Culture, Heritage, and the Finnish Sauna

Acerbi’s 1802 illustration of “A Finlandish Bath” included Acerbi peering into the sauna from the doorway.

From the very first moment outsiders reached Finland, they invariably have placed the sauna at the heart of Finnish culture, and much of the international imagination of Finland has revolved around the sauna. Giuseppe (Joseph) Acerbi’s 1798-1799 tour of Finland and the Nordic world was among the first detailed European commentaries on the sauna. His account Travels through Sweden, Finland, and Lapland, to the North Cape in the years 1798 and 1799 acknowledged that “Another particular that appeared very singular among the customs of the Finns, was their baths, and manner of bathing. Almost all the Finnish peasants have a small house built on purpose for a bath: it consists of only one small chamber, in the innermost part of which are placed a number of stones, which are heated by fire till they become red. On these stones, thus heated, water is thrown, until the company within be involved in a thick cloud of vapour.”

The 19th-century poem The Kalevala, widely regarded as the Finnish national epic, details the country’s oldest origination myths and folk legends that include many folks stories of the sauna in its pages. Pekka Leimu argues that in the century leading up to Finland’s 1917 independence from Russia, Finnish nationalists routinely distinguished themselves through reference to their language, The Kalevala, and the sauna. LM Edelsward’s 1991 study Sauna as Symbol: Society and Culture in Finland argues that 19th-century nationalism fueled the popularity of saunas and moved them from an everyday but mostly invisible practice to the self-conscious heart of Finnish culture. The sauna became a symbol of nature, ideally embedded in the distinctively Finnish forest landscape of ice and lakes implicitly distanced from urbanity. There is also a sort of egalitarianism implicit (or potential) in the sauna experience, since it strips us literally to our common bodily form devoid of clear ranking.

A late-19th century smoke sauna at Turkansaari Open-Air Museum near Oulu.

In 1963 Cotton Mather and Matti Kaups’ study of Finnish immigrants to the northern US found that saunas remained a very common practice among those immigrants and their descendants. The largest number of Finns came to the US in the first decade of the 20th century (when 58,640 Finns immigrated into the US), and in 1920 that community reached its peak with 149,824 foreign-born Finns living in the US. Most came from the Vaasa region and southern Ostrobothnia, so not from the Oulu area to the north. Nearly half of the Finns who went to the states settled in Minnesota, Michigan, and Wisconsin, and in 1963 Mather and Kaups still found more than three-quarters of the Finnish-American households in their regional survey had saunas. They expressed skepticism that Finnish immigrants had been assimilated in the “melting pot,” pointing to the sauna as evidence for the persistence of Finnish culture in the states.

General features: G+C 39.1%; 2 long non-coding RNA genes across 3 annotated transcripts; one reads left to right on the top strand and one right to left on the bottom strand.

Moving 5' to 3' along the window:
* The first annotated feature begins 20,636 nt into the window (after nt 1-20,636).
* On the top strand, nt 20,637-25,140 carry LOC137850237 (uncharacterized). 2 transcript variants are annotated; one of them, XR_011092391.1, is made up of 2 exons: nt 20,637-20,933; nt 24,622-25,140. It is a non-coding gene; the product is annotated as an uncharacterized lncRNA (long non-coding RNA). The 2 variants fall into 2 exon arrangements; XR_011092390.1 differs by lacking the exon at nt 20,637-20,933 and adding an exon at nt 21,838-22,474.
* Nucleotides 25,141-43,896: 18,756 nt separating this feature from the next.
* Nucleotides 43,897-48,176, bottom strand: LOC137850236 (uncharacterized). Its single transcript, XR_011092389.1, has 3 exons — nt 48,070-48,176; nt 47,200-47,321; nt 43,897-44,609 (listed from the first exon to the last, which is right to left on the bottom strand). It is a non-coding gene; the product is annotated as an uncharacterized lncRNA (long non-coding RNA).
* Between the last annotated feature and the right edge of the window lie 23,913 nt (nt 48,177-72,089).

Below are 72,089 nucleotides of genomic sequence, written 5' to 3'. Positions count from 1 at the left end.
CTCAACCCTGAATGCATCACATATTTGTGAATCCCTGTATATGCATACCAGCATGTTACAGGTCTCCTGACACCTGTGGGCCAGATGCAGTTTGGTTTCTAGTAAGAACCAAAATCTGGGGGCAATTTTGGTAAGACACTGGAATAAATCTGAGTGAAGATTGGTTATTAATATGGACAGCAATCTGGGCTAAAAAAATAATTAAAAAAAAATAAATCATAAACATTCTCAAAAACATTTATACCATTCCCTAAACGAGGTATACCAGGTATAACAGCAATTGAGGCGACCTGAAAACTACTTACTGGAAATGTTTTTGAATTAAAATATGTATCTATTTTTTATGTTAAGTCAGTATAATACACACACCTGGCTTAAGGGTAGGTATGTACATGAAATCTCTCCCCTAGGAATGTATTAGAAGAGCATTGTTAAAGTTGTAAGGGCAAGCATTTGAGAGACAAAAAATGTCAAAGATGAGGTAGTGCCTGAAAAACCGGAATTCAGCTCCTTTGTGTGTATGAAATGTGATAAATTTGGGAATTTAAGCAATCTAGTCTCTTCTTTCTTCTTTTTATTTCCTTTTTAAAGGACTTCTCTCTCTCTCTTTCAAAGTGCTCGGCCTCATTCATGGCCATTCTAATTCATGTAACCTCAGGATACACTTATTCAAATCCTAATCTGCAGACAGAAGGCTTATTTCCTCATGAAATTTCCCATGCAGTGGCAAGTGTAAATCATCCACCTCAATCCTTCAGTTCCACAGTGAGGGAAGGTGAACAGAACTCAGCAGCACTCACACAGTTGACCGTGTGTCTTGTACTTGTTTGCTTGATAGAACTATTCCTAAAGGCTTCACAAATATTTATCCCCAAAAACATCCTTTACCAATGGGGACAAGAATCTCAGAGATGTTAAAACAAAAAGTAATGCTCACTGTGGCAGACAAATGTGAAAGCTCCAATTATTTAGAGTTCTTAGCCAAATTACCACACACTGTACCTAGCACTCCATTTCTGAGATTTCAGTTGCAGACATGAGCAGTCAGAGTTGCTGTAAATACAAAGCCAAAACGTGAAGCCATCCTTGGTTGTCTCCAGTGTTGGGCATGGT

Inside the 19th century smoke sauna at Turkansaari

Over 2,000,000 saunas are in Finland today, so there is roughly one for every household, and they are considered a necessity and an essential part of all architectural design. Saunas come in myriad forms and sizes ranging from the sauna in the Parliament to the modest sauna in my flat. There are a wide range of heating forms from smoke saunas to wood-burning to the now-common electric sauna, and the range of rituals—beating oneself with birch, plunging into an icy lake or a snowbank afterward, consuming sausage or beer in break or afterward—are legion. Saunas are ways to end and continue business negotiations, cement friendships, and relax collectively, so the experience and the discussions within are consequential.

The basic mechanics of a sauna have not changed much from the end of the 18th century, when Giuseppe Acerbi described a sauna in which “the chamber is formed into two stories for the accommodation of a greater number of persons within that small compass; and it being the nature of heat and vapour to ascend, the second story is, of course, the hottest.” Depending on the size of the sauna—I have been in a couple that easily could seat 10 people—the spaces are mostly dark and strangely quiet spaces punctuated by the sizzle of water hitting the rocks, so it is a distinctive sort of conversation. I have been in one wood-burning sauna, and it adds a familiar Finnish forest scent somewhat distinct from an electric sauna, which has its own distinctive smells and sounds as well.